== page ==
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Monthly Archives: September 2019

Eliot Candee Clark [1883-1980]

[From the Community Collection, a public trust in Agincourt, Iowa]

CLARK, Eliot Candee [1883–1980]

Country Road

oil on panel / 8.75 inches by 10.5 inches


Son of landscape painter Walter Clark and Jennifer Woodruff Clark, a student of psychic phenomena, Eliot Clark was a precocious artist who became a landscape painter in the late American Impressionist style.  Moving to Albemarle, Virginia in 1932, he was one of the few Impressionist* artists of the Southern states.  Likely this was a result of his association with James Whistler and his painting in 1900 at Gloucester, Massachusetts with John Twachtman, a family friend.  Showing his obvious interest in Impressionism, he wrote a book about its exponents including Twachtman, Theodore Robinson, Childe Hassam, Julian Weir, and Robert Vonnoh.

The lesser known Clark is in the good company of early giants in the American Impressionist style, John Henry Twachtman and Childe Hassam — though artists of that calibre are collected by major urban institutions.

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Emil Pottner [1872-1942]

[From the Community Collection, a public trust in Agincourt, Iowa]

POTTNER, Emil [1872-1942]

Farmyard Fowl

color woodcut on paper / 4.5 inches by 5.5 inches (image) / #37 of 200


Swimming Ducks

color woodcut on paper / 6.75 inches by 11.5 inches (image) / unspecified edition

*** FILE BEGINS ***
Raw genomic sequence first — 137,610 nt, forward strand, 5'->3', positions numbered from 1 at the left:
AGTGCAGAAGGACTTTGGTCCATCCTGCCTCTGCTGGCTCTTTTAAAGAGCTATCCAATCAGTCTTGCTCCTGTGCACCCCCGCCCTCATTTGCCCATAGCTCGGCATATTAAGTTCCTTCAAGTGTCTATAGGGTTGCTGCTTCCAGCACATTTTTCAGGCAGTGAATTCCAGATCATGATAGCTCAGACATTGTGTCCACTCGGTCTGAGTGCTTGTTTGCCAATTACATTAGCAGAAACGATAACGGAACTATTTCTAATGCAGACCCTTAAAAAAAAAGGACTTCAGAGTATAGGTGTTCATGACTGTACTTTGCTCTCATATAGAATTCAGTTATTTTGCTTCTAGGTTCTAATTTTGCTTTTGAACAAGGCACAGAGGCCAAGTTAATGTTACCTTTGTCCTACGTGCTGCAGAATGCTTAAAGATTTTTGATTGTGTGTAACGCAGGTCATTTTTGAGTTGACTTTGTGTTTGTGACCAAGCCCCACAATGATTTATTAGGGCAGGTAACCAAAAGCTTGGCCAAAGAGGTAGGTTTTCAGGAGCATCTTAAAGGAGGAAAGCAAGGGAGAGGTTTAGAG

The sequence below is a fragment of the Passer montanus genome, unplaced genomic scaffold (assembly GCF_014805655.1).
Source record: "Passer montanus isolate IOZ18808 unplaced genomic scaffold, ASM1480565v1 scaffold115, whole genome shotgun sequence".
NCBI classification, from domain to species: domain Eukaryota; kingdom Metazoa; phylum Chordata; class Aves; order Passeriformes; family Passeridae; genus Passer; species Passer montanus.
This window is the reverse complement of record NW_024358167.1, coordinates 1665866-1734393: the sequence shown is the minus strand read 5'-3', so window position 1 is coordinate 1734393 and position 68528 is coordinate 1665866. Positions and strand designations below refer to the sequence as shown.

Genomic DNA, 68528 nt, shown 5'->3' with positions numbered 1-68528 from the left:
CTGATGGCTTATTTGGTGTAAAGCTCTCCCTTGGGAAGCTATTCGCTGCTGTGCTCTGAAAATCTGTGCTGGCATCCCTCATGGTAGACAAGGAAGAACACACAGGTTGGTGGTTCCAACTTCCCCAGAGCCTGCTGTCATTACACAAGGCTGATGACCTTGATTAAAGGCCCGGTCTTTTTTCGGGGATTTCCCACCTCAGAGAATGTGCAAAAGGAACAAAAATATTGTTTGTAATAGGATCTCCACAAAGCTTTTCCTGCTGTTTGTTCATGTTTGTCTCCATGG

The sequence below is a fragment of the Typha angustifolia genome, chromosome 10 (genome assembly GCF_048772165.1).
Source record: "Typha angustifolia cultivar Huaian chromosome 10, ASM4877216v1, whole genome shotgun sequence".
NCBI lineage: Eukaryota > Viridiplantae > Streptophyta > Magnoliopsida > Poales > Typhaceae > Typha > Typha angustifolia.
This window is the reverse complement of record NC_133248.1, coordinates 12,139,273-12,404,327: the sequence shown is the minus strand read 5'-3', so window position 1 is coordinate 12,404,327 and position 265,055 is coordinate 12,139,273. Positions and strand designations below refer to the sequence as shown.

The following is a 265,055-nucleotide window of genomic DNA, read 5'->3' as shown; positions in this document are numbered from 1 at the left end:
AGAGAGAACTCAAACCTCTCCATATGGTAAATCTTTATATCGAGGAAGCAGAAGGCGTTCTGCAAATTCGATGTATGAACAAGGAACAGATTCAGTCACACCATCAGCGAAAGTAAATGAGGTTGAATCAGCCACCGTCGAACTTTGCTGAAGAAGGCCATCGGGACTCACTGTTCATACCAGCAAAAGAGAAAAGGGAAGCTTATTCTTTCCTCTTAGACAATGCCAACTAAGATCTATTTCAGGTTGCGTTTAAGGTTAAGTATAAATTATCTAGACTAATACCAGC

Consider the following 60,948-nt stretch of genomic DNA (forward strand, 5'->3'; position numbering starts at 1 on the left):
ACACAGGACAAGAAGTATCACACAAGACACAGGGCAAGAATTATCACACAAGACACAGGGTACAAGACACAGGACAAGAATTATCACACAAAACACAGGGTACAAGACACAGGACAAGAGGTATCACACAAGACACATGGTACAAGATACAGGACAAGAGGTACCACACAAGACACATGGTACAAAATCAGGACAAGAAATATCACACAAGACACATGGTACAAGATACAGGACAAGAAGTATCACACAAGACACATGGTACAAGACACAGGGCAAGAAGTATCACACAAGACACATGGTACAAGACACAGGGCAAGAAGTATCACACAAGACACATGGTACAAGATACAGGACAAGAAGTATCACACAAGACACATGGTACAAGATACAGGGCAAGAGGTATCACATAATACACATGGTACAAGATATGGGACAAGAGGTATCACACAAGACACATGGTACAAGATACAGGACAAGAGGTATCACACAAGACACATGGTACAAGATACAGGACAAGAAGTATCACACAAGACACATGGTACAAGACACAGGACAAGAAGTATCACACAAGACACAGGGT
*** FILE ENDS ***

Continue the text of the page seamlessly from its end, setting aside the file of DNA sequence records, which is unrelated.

Austrian Emil Pottner was born in Salzburg but trained as an artist in Munich and spent most of his shortened life in greater Berlin. From a likeside studio near Potsdam, Pottner created majolica ceramics and wrote self-illustrated books; animals were the predominant subject of his drawings and prints. But the rise of Fascism forced him to sell his property in 1938. Four years later he was deported to Theresienstadt, from there on September 26 to Treblinka, and finally to Maly Trestinez near Minsk for extermination. He was last seen on 28 September 1942. These two poignant works probably date from the ‘teens and twenties.

“Farmyard Fowl” and “Swimming Ducks” are on extended loan to the Community Collection from Temple Emanu-El.

Alfred Ward [born ca1847]

[From the Community Collection, a public trust in Agincourt, Iowa]

WARD, Alfred [flourished 1873-1927]

“Mr Bedwell” / Portrait of Francis Benjamin Bedwell

gouache on panel / 4.3 inches by 3.1 inches


“Mrs Bedwell” / Portrait of Sarah Woodyear Percival Bedwell

gouache on panel / 4.3 inches by 3.1 inches


The provenance of these two delightful Georgian miniatures is complex to the point of obfuscation. The subjects are of the related Bedwell and Percival families, with trading connections in St Kitts, West Indies. Indeed, Mrs Bedwell was born on the island. Oral tradition in the Tennant family holds that the Percivals used the services of Gaudeamus Tennant and that the families may have been related by marriage; no evidence supporting such a connection has been found. The portraits themselves, however, date from a much later period—1918—than the lives of Mr and Mrs Bedwell:

  • Francis Benjamin BEDWELL (1776-1835)
  • Sarah Woodyear Percival BEDWELL (1779-1835)

She died 23 July and he on 31 October of the same year.